Johns, United States v. 469 U.S. 478 (1985)

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JOHNS, UNITED STATES v. 469 U.S. 478 (1985)

This case continued a trend of decisions by which the automobile exception to the fourth amendment'ssearch warrant requirement expands without discernible limits. Warrantless automobile searches were first tolerated because a culprit might suddenly drive away with the evidence of his guilt before a warrant could be obtained. That possibility became the basis of holdings that if a vehicle can constitutionally be searched at the time it is found or stopped, it can be impounded and searched later; and if the vehicle can be searched, sealed containers found within may be opened and searched, too. In Johns the Court ruled that if officers unload the containers and store them, instead of searching them on the spot, three days later the containers may be opened without a warrant and any contraband that may be found can be introduced in evidence. Only Justices william j. brennan and thurgood marshall dissented from the opinion of the court by Justice sandra day o'connor.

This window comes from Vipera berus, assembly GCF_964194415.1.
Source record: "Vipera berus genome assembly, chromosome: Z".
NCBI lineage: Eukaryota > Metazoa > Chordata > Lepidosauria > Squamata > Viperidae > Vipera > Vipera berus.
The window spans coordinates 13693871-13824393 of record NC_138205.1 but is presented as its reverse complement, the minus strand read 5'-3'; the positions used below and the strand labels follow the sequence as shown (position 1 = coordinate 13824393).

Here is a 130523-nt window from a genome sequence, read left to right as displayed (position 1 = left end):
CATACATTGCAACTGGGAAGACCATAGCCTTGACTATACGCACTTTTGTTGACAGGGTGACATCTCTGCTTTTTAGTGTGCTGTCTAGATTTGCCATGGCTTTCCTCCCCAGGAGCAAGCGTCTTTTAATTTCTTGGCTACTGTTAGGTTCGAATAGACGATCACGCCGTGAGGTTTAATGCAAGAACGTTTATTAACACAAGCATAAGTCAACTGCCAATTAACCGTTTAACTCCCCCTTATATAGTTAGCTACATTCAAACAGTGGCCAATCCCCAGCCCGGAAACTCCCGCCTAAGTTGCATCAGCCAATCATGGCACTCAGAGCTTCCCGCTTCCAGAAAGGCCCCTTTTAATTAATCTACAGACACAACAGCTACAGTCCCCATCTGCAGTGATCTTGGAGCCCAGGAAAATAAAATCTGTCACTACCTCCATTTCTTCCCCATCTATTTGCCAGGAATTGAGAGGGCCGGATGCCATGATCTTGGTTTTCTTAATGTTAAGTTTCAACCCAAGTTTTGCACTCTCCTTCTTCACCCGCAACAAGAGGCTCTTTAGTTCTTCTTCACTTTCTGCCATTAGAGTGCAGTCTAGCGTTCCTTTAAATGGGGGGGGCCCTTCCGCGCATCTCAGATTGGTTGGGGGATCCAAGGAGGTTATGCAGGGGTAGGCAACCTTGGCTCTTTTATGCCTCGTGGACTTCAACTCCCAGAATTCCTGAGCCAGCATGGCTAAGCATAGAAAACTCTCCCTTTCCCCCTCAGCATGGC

Leonard W. Levy

(see also: Chambers v. Maroney; Ross, United States v.)

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Johns, United States v. 469 U.S. 478 (1985)

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